However, if you try to use only the Norm. MSE on real data (or even on model data with some noise added), you will see that the Norm. MSE value gets smaller and smaller as long as you add extra terms to the model. The more complex the model, the more exact it is. This is always true if you use only Norm. MSE, which determines the quality of the model by evaluating the same information you have already used to build the model. This results in an "overcomplex" model or model overfit, which means the model does not generalize well because it pays too much attention to noise in the training data. This is similar to overtraining other neural nets.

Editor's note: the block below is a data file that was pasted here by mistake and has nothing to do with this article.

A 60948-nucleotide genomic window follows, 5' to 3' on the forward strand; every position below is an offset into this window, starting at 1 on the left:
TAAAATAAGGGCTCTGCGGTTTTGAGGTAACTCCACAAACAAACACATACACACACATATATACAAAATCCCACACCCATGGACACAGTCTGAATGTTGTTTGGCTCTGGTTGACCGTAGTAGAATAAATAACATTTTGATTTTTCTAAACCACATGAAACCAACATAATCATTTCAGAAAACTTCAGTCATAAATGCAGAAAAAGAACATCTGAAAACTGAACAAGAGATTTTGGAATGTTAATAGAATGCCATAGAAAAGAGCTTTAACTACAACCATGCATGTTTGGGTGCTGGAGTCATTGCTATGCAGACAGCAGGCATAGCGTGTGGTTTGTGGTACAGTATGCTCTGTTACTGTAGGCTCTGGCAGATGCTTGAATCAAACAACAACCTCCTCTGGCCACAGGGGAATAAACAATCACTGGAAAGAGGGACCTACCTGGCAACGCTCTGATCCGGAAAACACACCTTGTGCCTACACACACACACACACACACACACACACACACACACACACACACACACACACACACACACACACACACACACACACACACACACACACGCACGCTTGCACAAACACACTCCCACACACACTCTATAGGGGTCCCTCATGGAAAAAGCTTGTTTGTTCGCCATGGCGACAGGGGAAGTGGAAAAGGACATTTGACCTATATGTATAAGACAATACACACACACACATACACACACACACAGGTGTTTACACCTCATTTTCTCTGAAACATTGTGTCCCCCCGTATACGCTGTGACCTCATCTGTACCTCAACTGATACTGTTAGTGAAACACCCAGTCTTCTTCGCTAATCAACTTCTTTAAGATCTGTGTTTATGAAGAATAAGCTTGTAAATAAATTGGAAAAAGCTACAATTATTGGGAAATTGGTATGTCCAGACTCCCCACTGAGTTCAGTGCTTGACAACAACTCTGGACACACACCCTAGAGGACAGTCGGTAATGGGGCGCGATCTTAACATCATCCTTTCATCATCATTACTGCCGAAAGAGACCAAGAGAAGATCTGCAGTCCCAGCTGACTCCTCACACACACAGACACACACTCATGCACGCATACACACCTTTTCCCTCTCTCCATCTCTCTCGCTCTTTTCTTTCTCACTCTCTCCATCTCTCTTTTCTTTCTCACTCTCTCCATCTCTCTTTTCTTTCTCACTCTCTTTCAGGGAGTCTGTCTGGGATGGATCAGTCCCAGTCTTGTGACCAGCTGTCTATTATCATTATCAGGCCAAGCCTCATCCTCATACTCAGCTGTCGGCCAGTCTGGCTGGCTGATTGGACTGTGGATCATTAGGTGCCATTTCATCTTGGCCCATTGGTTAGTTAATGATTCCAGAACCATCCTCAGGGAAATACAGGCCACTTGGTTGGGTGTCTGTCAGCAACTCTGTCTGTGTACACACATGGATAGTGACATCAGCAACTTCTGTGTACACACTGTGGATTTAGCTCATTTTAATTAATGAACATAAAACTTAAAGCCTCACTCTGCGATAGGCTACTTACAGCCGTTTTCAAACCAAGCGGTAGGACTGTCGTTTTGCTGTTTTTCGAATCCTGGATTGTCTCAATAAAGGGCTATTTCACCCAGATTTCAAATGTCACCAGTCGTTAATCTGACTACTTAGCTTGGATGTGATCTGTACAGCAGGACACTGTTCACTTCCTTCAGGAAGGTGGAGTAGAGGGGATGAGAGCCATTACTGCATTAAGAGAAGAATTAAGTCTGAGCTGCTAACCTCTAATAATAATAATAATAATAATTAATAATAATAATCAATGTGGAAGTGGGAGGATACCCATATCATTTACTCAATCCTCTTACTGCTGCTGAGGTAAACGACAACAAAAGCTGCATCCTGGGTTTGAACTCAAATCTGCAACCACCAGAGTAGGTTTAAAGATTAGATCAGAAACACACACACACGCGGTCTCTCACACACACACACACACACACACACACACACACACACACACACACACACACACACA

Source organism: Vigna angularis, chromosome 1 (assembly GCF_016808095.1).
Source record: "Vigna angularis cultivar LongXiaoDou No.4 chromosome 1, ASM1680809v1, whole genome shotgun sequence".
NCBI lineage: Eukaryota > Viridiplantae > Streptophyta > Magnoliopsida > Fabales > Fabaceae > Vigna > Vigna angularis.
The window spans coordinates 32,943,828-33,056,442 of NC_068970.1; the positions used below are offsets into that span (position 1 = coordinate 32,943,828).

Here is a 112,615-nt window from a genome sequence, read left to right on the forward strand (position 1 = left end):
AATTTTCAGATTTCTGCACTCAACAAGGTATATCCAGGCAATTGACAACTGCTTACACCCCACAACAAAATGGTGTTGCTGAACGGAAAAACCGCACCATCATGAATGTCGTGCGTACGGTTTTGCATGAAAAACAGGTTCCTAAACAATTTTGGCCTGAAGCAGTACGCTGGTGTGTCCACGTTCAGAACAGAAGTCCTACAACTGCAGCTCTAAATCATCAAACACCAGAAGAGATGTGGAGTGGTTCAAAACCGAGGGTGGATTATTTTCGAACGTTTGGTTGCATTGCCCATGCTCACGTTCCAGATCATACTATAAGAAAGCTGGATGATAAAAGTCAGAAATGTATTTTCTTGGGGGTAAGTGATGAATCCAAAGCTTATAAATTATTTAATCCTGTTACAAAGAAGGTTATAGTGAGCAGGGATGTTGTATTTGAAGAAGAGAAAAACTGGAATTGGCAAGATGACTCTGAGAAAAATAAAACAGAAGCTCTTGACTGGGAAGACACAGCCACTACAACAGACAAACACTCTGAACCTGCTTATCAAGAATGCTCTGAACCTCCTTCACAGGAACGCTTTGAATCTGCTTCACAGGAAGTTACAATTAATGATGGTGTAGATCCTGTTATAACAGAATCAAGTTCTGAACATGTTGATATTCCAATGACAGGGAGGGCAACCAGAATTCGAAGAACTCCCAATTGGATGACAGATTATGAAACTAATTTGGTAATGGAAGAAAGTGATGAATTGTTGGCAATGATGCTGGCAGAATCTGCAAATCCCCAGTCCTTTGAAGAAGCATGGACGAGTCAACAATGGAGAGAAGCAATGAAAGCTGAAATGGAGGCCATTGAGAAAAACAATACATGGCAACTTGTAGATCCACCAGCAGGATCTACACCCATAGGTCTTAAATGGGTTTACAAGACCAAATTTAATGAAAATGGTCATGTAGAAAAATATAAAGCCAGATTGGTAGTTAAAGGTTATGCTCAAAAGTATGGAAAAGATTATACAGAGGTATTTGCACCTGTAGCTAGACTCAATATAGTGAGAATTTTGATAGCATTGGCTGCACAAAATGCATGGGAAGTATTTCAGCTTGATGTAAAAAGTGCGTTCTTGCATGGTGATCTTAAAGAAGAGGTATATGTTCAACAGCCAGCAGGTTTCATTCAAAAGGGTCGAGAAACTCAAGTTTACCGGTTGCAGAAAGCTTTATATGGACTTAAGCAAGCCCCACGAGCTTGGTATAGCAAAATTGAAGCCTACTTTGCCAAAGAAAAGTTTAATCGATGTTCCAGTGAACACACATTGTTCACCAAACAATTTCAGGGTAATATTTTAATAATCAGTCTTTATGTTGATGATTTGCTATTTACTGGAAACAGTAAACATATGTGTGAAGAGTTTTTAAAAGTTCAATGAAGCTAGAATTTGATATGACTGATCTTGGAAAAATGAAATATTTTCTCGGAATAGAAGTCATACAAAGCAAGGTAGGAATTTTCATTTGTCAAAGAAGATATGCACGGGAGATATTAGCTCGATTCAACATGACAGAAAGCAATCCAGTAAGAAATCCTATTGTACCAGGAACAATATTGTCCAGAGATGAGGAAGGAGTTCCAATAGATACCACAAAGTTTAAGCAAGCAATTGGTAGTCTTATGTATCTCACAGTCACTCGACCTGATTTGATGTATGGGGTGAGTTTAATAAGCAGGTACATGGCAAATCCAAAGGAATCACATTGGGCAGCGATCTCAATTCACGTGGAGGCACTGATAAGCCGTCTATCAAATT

To avoid this danger, you need to use a more powerful criterion which is based upon information other than that which was used to build the evaluated model. There are several ways to define such criteria, which we call Selection Criteria.
For example, you may compute the squared sum of differences between the known output and model prediction over some other set of experimental data (a test set). In GMDH this criterion is called Regularity. It is the Calibration feature as applied to GMDH. Another way to avoid overfitting is to introduce a penalty for model complexity. This is called the Predicted Squared Error (PSE) criterion introduced by A.R.Barron.
Theoretical considerations show that you should stop increasing model complexity when the Selection Criterion reaches a minimum value. This minimum value is a measure of model reliability.
For more detailed information concerning different types of GMDH selection criteria and their properties, please refer to GMDH Advanced Training Criteria.